7-Eleven Raid Opens New Front in the Politicization of Commerce

In the pre-dawn hours of Jan. 10, immigration agents raided more than 100 7-Eleven stores, arresting nearly two dozen undocumented immigrants in what one federal official warned other businesses was a “harbinger of what’s to come.”

Companies that employ undocumented immigrants have always understood that doing so carried legal jeopardy. But the 7-Eleven operation introduces a new risk into the equation: the reputational exposure of being thrust into the middle of America’s hyper-polarized political environment. In our increasingly divided nation, even your choice of neighborhood convenience store may soon be a political statement.

Consider the results of a Glover Park Group/Morning Consult poll conducted in the days immediately following the 7-Eleven raid, which found the public sharply divided and passionate about this action to the point that it could impact how many Big Gulps are sold.

The poll results, revealed here publicly for the first time, found nearly two-thirds of Republicans said 7-Eleven should provide unqualified cooperation with law enforcement in the action. By contrast, barely 1 in 5 Democrats shared that view, with a greater percentage saying the company should outright resist the government’s enforcement action.

Age also strongly correlated to respondents’ views. Nearly half of those surveyed over the age of 55 believe the company should fully cooperate with the government, while barely one-quarter of those aged 18-29 took that position.

The poll results show the choice that 7-Eleven makes could even impact their sales, with differing results along demographic lines. If 7-Eleven pledges total cooperation with the Trump administration, nearly one-third of younger respondents aged 18-29 and nearly half of Democrats said it would make them at least somewhat less likely to shop at a 7-Eleven.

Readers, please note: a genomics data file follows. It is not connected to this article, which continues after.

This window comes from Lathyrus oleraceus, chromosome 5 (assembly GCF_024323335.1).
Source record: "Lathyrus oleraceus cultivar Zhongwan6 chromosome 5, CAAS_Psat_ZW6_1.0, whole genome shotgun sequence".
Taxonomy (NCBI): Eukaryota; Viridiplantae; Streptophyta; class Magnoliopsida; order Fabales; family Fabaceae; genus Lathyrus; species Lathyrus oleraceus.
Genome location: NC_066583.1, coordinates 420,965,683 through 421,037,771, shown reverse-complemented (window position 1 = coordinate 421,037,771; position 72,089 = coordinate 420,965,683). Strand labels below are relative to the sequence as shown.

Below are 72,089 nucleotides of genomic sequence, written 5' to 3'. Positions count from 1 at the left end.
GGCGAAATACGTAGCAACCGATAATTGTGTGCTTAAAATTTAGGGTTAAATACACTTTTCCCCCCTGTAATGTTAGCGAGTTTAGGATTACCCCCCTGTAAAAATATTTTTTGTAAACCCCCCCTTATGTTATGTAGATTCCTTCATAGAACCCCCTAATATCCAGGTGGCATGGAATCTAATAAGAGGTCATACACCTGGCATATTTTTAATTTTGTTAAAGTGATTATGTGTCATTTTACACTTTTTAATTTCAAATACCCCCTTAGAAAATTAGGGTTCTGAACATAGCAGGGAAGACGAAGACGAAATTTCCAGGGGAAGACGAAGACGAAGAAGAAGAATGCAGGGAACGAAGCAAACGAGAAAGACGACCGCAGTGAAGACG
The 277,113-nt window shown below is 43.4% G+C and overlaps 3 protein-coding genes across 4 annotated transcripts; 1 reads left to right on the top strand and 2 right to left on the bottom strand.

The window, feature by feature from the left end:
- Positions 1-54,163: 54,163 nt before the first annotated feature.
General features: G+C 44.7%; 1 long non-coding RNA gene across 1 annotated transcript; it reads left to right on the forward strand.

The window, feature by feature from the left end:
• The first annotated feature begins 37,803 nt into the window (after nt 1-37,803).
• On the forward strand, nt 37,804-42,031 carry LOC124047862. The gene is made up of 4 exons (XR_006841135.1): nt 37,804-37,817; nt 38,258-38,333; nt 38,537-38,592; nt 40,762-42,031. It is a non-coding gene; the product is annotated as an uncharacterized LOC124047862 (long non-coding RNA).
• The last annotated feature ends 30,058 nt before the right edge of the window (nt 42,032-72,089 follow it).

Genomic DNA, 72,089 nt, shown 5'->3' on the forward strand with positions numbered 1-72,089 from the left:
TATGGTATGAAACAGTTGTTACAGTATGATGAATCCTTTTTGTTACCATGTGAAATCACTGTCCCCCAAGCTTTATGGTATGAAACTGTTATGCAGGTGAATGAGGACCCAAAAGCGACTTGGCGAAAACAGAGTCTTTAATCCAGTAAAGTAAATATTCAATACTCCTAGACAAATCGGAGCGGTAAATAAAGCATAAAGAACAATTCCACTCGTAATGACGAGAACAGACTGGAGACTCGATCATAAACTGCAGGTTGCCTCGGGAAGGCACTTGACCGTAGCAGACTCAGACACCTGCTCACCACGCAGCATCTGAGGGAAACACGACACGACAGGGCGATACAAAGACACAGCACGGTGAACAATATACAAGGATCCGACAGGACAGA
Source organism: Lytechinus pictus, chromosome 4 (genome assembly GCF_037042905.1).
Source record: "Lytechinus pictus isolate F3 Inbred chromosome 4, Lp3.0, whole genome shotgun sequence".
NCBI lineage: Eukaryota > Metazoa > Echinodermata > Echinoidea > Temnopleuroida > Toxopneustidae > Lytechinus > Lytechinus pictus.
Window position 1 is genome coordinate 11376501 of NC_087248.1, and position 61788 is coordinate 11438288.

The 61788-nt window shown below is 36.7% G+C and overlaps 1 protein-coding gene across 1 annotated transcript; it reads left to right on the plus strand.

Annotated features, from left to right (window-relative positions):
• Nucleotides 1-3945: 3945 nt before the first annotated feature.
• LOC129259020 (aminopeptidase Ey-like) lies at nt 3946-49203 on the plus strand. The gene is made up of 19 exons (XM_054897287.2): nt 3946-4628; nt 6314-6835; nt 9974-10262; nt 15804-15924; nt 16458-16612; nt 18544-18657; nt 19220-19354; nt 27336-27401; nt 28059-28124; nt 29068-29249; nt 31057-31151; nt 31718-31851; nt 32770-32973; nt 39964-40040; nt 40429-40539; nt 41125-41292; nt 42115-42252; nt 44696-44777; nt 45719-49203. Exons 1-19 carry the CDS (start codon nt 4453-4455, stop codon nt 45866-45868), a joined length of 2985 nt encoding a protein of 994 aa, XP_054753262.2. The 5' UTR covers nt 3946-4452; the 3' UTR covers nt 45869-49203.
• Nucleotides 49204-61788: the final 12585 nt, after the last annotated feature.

The purchasing decisions reversed for those groups if 7-Eleven took an alternative action – committing to provide arrested employees with legal counsel free of charge. Forty percent of younger respondents and nearly half of Democrats said that would make them somewhat or much more likely to shop at a 7-Eleven store in the future.

But there could be losses as well. Nearly half of Republican respondents said that such an action would make them somewhat or much less likely to patronize a 7-Eleven. Interestingly, across all the potential actions we tested, only 17 percent of respondents said it would have no impact at all on their future decisions about whether to visit a 7-Eleven.

These surveying findings were mirrored in our analysis of social media. Following the raids over 50,000 tweets went out, with a glaring ideological divide, with both sides firing on 7-Eleven.

Tweeters on the right attacked the company for having employed undocumented immigrants to begin with, while the left scolded the company’s perceived complicity in the Immigration and Customs Enforcement raids. Approximately 642 different accounts called for a 7-Eleven boycott, with thousands of cumulative likes.

These findings reinforce and sharpen a reality that companies across the economy have been grappling with in recent years: Consumer and political choices are converging, and brands are increasingly challenged to appeal to everyone.

Some brands are consciously leaning into this partisan divide, planting themselves in one camp and accepting that doing so may jeopardize their appeal to the other half of the electorate. But most big national brands are still trying to stay above the fray to avoid alienating any segment of their customer base. Increasingly, events aren’t allowing for neutrality – and if ICE follows through on its pledge to raid more businesses, a new political lightning rod could emerge.

Corporate leaders must acknowledge the charged partisan atmosphere in which we all now live and plan for the situations that could thrust them into the vortex of these charged debates. Immigration is one such issue, but many others ranging from a company’s stand on same-sex marriage to its decision on whether or not to advertise on Fox News host Sean Hannity’s show are cropping up every day.

Preparing for the possible controversies to come will at least enable businesses to navigate this complex terrain in a way that is consistent with their values, brand and relationship with their customers. Oh, thank heaven.

Arik Ben-Zvi is executive managing director at the Glover Park Group, which provides crisis communications and other strategic consulting services.

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